There were fears today that Ebola has reached Australia after a nurse developed symptoms of the virus. Sue Ellen Kovack, who had been working with the Red Cross in Sierra Leone, one of the worst affected countries, returned to Australia on Tuesday before developing the symptoms.
The Australian reports that she has developed a fever, prompting her to contact authorities who admitted her to hospital in the city of Cairns.
Jeanette Young, Chief Health Officer for Queensland, she that she has not yet shown other symptoms, but the case was still being treated as suspected Ebola as a precautionary measure.
“This morning [Ms Kovack] rang up … because she developed a low-grade fever of 37.6C,” Dr Young said.
“We felt it important that she come into the Cairns hospital and be tested. We don’t know whether she has that [Ebola], but she’s been exposed to people with the disease while working in Sierra Leone.”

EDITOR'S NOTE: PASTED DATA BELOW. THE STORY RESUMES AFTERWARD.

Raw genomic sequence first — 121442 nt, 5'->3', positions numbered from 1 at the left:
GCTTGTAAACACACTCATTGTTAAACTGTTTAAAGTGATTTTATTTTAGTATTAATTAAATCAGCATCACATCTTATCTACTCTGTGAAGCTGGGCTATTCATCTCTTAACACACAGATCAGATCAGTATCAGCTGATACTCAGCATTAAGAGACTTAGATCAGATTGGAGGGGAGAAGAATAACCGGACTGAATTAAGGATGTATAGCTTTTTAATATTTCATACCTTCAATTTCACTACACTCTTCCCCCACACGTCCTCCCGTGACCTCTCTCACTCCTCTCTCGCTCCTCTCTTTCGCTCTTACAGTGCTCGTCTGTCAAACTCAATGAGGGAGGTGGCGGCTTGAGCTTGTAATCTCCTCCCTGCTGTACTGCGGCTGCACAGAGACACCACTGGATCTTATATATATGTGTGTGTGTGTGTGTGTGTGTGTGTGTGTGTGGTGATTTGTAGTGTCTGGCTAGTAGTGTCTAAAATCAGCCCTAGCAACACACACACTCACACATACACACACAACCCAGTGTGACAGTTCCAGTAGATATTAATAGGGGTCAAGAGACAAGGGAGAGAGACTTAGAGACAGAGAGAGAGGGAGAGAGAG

She added that authorities are treating the case seriously, reassured local residents that there is no risk to anyone in the community or the hospital.
Blood has been taken to be tested, with results expected back tomorrow.
Dr Young added that there was no need for people on Ms Kovack’s flight home to worry as Ebola is relatively hard to catch. “There is absolutely no concern for any passenger on any plane she’s been on because she did not have any symptoms at all when she was on those flights,” she said.
This is the fourth time that Australia has investigated potential Ebola cases. Last month, a woman was given the all-clear after being held in quarantine in a Perth hospital, while a one-year-old child was also cleared of the virus after developing suspicious symptoms.
A man in the city of Gold Coast was also given the all-clear after being tested for the virus after complaining of symptoms while in police custody. The people in all three cases had recently returned from Africa.
Australian Prime Minister Tony Abbott has told his country that measures are in place to deal with the disease.
“What we’re doing at the moment is we’re carefully monitoring everyone coming to this country who’s been in West Africa.
“In every state, public hospitals have been prepared to deal with Ebola cases should we get any.”